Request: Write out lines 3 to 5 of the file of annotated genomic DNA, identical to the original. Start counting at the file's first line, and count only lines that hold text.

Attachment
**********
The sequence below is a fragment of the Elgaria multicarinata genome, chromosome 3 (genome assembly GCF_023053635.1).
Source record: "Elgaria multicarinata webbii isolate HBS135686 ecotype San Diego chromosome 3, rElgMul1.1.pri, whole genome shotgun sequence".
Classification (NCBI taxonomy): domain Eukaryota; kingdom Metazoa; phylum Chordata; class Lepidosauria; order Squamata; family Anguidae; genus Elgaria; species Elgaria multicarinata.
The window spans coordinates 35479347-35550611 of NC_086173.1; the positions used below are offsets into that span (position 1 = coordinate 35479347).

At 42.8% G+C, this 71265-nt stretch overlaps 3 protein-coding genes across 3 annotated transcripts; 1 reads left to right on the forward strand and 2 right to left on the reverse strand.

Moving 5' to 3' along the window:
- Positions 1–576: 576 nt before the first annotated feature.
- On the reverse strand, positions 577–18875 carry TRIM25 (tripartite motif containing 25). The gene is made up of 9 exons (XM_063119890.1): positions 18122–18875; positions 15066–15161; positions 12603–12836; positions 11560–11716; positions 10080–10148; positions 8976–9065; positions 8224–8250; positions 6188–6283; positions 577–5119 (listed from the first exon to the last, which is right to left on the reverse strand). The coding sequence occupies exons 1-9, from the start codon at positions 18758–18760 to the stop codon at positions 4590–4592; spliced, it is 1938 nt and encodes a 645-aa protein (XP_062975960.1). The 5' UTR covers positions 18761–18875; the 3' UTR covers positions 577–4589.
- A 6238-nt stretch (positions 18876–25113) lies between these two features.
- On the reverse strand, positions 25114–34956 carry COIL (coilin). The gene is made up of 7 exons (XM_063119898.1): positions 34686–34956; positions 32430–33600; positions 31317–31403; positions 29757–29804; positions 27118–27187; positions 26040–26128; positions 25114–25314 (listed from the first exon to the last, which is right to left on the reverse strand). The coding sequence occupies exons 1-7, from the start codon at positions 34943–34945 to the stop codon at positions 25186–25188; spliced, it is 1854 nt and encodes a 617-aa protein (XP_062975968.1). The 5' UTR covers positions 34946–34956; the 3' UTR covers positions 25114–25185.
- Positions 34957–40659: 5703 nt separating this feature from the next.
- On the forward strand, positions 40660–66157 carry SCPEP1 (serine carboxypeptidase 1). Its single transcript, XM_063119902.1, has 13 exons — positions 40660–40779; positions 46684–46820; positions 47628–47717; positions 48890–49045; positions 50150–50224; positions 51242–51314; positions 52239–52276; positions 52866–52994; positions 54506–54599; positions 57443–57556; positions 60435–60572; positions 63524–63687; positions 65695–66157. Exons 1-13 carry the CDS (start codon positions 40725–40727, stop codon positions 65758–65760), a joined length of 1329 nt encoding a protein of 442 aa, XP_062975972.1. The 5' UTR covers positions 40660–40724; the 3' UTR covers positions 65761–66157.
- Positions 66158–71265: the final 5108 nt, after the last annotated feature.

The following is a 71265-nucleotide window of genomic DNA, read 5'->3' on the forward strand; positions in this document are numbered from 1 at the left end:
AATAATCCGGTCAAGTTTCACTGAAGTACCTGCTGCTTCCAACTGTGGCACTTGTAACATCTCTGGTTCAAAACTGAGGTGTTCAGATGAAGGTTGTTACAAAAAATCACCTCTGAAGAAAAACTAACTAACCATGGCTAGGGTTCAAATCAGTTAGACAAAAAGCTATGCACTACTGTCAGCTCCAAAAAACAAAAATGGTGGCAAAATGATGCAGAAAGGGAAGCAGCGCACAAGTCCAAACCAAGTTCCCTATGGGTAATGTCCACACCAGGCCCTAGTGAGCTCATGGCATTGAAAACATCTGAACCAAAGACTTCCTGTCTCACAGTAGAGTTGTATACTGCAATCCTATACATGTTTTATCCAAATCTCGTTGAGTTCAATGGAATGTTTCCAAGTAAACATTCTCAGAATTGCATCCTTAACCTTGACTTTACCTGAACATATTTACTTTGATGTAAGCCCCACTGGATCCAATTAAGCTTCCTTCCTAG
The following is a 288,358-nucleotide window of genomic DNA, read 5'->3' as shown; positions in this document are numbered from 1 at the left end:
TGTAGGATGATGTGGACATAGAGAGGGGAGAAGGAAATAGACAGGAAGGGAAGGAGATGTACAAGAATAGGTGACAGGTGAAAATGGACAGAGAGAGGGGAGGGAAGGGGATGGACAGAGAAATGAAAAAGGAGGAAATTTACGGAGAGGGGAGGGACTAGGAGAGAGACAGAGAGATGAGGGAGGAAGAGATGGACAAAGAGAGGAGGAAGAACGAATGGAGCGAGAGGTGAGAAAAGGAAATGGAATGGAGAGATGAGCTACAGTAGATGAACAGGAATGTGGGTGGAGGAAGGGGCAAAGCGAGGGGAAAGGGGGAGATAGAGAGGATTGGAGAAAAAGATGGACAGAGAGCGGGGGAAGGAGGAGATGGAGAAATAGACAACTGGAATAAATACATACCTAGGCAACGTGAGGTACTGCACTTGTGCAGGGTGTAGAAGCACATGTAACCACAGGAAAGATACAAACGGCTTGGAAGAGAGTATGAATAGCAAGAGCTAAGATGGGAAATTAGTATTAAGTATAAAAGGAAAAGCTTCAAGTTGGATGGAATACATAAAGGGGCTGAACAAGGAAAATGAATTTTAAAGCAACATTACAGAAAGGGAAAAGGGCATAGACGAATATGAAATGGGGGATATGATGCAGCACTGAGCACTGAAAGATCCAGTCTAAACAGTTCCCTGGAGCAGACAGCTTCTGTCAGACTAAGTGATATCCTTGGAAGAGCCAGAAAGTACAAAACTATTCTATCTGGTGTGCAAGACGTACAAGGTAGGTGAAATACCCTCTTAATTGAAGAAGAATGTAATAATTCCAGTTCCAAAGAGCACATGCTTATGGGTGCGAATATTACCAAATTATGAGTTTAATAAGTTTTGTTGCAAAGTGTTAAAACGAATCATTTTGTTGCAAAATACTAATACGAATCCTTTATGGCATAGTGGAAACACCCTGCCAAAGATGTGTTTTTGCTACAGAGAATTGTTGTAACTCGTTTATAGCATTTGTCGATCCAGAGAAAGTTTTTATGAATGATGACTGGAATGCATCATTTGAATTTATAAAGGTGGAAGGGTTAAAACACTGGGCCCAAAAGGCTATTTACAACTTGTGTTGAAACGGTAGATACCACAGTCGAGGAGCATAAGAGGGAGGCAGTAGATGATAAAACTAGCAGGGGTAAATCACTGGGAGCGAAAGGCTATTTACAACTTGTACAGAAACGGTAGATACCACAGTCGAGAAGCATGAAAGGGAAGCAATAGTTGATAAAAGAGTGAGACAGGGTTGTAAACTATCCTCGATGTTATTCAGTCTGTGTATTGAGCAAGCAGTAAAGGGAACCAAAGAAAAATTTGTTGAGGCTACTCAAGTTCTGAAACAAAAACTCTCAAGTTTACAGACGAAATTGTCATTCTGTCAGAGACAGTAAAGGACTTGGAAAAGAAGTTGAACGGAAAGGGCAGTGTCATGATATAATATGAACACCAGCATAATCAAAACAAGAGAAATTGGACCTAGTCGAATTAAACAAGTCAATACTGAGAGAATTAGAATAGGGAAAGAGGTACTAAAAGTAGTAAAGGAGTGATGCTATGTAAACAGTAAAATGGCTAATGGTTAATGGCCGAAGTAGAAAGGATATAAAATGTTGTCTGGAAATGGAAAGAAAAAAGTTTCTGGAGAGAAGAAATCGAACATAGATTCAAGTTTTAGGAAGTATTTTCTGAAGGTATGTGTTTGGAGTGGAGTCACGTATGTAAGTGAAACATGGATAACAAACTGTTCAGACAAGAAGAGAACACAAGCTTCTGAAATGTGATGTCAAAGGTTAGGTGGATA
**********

Classification (NCBI taxonomy): domain Eukaryota; kingdom Metazoa; phylum Chordata; class Lepidosauria; order Squamata; family Anguidae; genus Elgaria; species Elgaria multicarinata.
The window spans coordinates 35479347-35550611 of NC_086173.1; the positions used below are offsets into that span (position 1 = coordinate 35479347).

At 42.8% G+C, this 71265-nt stretch overlaps 3 protein-coding genes across 3 annotated transcripts; 1 reads left to right on the forward strand and 2 right to left on the reverse strand.